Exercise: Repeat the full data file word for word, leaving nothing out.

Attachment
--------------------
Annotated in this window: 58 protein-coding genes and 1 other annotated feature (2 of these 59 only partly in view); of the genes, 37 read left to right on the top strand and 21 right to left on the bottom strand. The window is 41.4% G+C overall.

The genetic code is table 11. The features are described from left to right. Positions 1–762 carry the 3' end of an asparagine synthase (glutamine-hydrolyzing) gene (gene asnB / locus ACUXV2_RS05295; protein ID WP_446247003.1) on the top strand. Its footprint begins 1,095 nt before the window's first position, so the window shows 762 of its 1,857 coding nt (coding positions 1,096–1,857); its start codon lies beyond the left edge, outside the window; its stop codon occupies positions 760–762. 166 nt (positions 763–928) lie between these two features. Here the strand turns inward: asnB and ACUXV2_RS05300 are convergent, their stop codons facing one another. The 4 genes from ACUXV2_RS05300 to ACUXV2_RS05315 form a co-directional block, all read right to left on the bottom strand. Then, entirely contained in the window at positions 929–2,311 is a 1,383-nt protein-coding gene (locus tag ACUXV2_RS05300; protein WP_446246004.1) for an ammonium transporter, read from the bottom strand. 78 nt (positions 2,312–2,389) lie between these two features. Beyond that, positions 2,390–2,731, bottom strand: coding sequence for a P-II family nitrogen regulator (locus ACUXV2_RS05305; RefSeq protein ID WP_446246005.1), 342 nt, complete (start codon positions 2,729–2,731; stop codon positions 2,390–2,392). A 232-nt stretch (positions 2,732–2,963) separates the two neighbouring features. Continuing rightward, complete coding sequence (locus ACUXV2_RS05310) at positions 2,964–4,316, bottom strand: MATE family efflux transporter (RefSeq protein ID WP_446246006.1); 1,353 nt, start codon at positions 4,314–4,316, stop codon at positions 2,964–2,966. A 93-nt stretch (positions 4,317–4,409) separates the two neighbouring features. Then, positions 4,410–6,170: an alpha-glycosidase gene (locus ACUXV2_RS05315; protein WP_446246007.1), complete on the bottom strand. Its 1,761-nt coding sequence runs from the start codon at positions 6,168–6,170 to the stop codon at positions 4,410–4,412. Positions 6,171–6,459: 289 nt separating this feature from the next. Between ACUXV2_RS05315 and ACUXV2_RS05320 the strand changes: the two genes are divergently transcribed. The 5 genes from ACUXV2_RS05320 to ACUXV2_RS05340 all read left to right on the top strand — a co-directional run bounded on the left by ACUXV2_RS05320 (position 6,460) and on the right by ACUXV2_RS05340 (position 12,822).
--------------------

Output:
Annotated in this window: 58 protein-coding genes and 1 other annotated feature (2 of these 59 only partly in view); of the genes, 37 read left to right on the top strand and 21 right to left on the bottom strand. The window is 41.4% G+C overall.

The genetic code is table 11. The features are described from left to right. Positions 1–762 carry the 3' end of an asparagine synthase (glutamine-hydrolyzing) gene (gene asnB / locus ACUXV2_RS05295; protein ID WP_446247003.1) on the top strand. Its footprint begins 1,095 nt before the window's first position, so the window shows 762 of its 1,857 coding nt (coding positions 1,096–1,857); its start codon lies beyond the left edge, outside the window; its stop codon occupies positions 760–762. 166 nt (positions 763–928) lie between these two features. Here the strand turns inward: asnB and ACUXV2_RS05300 are convergent, their stop codons facing one another. The 4 genes from ACUXV2_RS05300 to ACUXV2_RS05315 form a co-directional block, all read right to left on the bottom strand. Then, entirely contained in the window at positions 929–2,311 is a 1,383-nt protein-coding gene (locus tag ACUXV2_RS05300; protein WP_446246004.1) for an ammonium transporter, read from the bottom strand. 78 nt (positions 2,312–2,389) lie between these two features. Beyond that, positions 2,390–2,731, bottom strand: coding sequence for a P-II family nitrogen regulator (locus ACUXV2_RS05305; RefSeq protein ID WP_446246005.1), 342 nt, complete (start codon positions 2,729–2,731; stop codon positions 2,390–2,392). A 232-nt stretch (positions 2,732–2,963) separates the two neighbouring features. Continuing rightward, complete coding sequence (locus ACUXV2_RS05310) at positions 2,964–4,316, bottom strand: MATE family efflux transporter (RefSeq protein ID WP_446246006.1); 1,353 nt, start codon at positions 4,314–4,316, stop codon at positions 2,964–2,966. A 93-nt stretch (positions 4,317–4,409) separates the two neighbouring features. Then, positions 4,410–6,170: an alpha-glycosidase gene (locus ACUXV2_RS05315; protein WP_446246007.1), complete on the bottom strand. Its 1,761-nt coding sequence runs from the start codon at positions 6,168–6,170 to the stop codon at positions 4,410–4,412. Positions 6,171–6,459: 289 nt separating this feature from the next. Between ACUXV2_RS05315 and ACUXV2_RS05320 the strand changes: the two genes are divergently transcribed. The 5 genes from ACUXV2_RS05320 to ACUXV2_RS05340 all read left to right on the top strand — a co-directional run bounded on the left by ACUXV2_RS05320 (position 6,460) and on the right by ACUXV2_RS05340 (position 12,822).